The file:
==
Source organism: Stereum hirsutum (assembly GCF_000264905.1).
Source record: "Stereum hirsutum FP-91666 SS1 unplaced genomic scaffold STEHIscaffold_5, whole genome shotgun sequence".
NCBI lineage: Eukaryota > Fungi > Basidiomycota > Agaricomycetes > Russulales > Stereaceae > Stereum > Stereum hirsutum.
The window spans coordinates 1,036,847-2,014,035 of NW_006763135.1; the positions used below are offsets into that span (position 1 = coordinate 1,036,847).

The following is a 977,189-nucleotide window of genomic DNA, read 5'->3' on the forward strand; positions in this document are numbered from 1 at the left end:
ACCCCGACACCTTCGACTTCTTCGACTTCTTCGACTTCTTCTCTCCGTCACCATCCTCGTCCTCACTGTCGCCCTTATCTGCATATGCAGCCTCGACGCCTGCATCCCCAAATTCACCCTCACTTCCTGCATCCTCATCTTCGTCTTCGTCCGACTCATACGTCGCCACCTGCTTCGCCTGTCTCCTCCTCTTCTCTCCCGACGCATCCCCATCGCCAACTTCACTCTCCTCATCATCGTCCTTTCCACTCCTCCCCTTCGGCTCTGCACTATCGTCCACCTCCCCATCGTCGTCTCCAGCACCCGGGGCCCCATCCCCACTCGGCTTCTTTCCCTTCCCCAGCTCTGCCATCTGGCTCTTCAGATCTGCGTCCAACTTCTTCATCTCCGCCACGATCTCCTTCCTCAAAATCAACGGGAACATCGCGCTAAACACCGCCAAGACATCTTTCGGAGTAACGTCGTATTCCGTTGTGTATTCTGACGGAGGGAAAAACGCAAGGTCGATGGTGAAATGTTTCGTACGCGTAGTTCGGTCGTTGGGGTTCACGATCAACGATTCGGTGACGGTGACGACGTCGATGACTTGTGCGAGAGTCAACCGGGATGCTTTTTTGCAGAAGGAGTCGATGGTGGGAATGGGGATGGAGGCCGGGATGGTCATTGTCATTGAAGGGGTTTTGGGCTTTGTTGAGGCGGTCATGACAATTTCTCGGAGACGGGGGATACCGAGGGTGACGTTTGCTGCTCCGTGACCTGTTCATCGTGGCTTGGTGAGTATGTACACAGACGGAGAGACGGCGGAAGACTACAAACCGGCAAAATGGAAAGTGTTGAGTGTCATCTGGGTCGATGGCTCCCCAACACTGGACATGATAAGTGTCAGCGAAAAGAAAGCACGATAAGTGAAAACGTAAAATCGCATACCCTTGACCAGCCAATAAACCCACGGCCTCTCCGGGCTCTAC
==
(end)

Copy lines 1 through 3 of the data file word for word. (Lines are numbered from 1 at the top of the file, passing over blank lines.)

Source organism: Stereum hirsutum (assembly GCF_000264905.1).
Source record: "Stereum hirsutum FP-91666 SS1 unplaced genomic scaffold STEHIscaffold_5, whole genome shotgun sequence".
NCBI lineage: Eukaryota > Fungi > Basidiomycota > Agaricomycetes > Russulales > Stereaceae > Stereum > Stereum hirsutum.